Thursday, December 8, 2011

AKG Quincy Jones Q460 - Comfy and Cool

The Quincy Jones Q460 headphones
Who shall reign supreme on the commute?

We test the AKG Quincy Jones Q460 headphones. Which is giving out to three lucky winners in the special voting contest! Yeah, that's me there in my yellow Scoot shirt. Do take a look at what the bloggers have written and vote your favourite. Some of them are very enlightening.

So anyway, we continue with the AKG headphone reviews. I thought the Q460 were really comfy with good sound, great for home use. I let hubby test them on the road. Here's what he had to say:

Very comfortable from the get go. The sponge gave a nice seal, while letting in some external sound. The ever-useful remote also makes a big difference, although for some unfortunate reason, it kept snagging on my shirt collar. Nonetheless, I quite enjoyed standing out from the Dr Dre Beats-toting crowd with this pair of Quincys and its signature lime green cord.

The Quincy Jones Q460 headphones

The light seal over the ears meant that some ambient noise from my surroundings got in, making it a bit harder to hear quieter tracks on a train going over an intersection, or on a noisy bus - often the case on my daily journeys.

Comfort - these phones wear oh so well, like they are barely there. Right cord length, and the 'phones fold up into a neat, compact package for storage on the go. But really, my biggest like was the....

Creamy, buttery bass that cuts through, and quite frankly, the best bass sound of all three AKG models I tested on this shootout. I really put this one through its low end paces, using my favourite reference tracks from the dark slinky funk of Alanis Morissette's "You Oughta Know", to Flea on "Aeroplane", the Roots "Wake Up Everybody", even to bass-heavy rock tracks by Japanese bands, such as "Melissa" by Porno Graffitti. This Quincy delivered in spades in the low frequencies, and made this bassman very happy with its rich sound.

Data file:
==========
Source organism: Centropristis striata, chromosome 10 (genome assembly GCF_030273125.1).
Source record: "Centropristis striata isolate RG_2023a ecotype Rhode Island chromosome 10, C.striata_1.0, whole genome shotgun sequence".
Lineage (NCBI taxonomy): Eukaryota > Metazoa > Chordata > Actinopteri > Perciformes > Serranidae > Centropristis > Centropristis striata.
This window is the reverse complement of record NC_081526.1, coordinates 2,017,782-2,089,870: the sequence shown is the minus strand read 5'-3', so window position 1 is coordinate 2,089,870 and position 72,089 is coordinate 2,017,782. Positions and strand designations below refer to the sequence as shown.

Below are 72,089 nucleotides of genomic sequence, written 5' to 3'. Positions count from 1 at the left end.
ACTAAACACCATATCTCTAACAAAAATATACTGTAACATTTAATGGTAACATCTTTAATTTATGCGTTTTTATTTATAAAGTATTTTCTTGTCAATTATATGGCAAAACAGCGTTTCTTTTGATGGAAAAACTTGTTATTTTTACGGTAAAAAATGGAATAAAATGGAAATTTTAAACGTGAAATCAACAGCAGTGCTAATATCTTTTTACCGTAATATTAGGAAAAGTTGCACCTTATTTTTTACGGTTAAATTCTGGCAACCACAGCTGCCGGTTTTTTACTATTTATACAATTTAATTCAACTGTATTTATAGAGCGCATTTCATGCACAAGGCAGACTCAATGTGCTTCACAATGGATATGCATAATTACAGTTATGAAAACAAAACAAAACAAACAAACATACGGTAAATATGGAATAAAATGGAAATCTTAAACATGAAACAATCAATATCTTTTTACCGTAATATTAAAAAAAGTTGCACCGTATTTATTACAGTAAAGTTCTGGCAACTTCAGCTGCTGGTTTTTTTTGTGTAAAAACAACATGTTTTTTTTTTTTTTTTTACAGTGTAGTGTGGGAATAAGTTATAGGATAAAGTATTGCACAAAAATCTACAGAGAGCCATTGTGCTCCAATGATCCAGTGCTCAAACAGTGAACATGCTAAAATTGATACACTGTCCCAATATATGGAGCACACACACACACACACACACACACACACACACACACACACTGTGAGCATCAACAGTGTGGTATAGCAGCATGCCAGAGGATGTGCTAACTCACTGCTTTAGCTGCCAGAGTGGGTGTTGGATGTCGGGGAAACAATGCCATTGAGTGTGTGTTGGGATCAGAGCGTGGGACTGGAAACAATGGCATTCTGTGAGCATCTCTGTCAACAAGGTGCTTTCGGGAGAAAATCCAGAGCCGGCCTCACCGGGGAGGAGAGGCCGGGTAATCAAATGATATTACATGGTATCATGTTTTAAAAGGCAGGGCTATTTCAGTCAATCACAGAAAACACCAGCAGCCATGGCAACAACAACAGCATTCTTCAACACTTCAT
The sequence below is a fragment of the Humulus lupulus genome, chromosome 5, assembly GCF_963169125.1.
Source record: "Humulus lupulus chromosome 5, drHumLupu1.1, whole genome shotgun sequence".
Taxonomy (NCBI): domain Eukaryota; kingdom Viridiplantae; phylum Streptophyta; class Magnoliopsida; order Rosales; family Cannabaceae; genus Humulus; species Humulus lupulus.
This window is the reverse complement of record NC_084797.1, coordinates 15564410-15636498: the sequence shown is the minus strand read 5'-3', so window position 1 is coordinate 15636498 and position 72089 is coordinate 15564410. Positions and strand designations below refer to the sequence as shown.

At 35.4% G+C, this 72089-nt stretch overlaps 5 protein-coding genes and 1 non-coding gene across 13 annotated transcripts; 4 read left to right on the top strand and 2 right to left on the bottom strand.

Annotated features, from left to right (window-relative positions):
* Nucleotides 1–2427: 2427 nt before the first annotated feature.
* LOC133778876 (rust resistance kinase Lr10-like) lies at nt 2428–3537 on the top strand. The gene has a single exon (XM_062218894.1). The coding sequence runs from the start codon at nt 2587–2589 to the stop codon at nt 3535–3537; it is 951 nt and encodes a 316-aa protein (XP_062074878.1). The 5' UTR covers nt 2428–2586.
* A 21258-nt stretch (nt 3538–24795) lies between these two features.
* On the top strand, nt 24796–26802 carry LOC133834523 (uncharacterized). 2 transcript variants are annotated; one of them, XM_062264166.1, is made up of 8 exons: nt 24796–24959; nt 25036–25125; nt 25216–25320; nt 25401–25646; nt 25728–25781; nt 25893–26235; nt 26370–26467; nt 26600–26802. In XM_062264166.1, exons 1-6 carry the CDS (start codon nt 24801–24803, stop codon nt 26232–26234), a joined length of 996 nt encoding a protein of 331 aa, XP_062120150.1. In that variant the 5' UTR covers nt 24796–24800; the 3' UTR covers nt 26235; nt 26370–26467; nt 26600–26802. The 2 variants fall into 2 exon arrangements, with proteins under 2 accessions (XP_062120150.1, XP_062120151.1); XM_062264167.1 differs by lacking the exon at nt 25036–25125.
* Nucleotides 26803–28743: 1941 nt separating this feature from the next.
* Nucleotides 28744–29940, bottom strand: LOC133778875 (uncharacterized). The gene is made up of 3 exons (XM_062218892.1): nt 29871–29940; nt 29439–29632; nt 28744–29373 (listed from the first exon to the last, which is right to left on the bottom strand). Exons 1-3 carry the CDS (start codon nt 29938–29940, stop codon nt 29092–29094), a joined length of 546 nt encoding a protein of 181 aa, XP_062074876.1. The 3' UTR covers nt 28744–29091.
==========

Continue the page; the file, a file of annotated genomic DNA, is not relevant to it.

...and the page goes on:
Where the Q460 came up a little short was, I felt, on quieter, more subtle tracks which could not compete with the invasion of environmental noise around me. Also, I felt it lacked the detail and clarity of the Q350 in-ear phones. I might add that the Q460's tendency to let sound in works both ways as it can be audible to those around you, especially on louder tracks, with a noticeable bleed. If, like me, you prefer to listen to your music without "sharing" it with other passengers around you, who may not enjoy another round of Dokken, Tesla or Motley Crue, then this could be a problem. Of course, you could hit the lower volume button on the remote, but then again, that would run counter to the spirit of 80s Big Hair Metal, no?

On balance, this is another great set from AKG, worthy of its famous namesake, with a rich sound, good looks and easy wearing.

The Quincy Jones Q460 headphones

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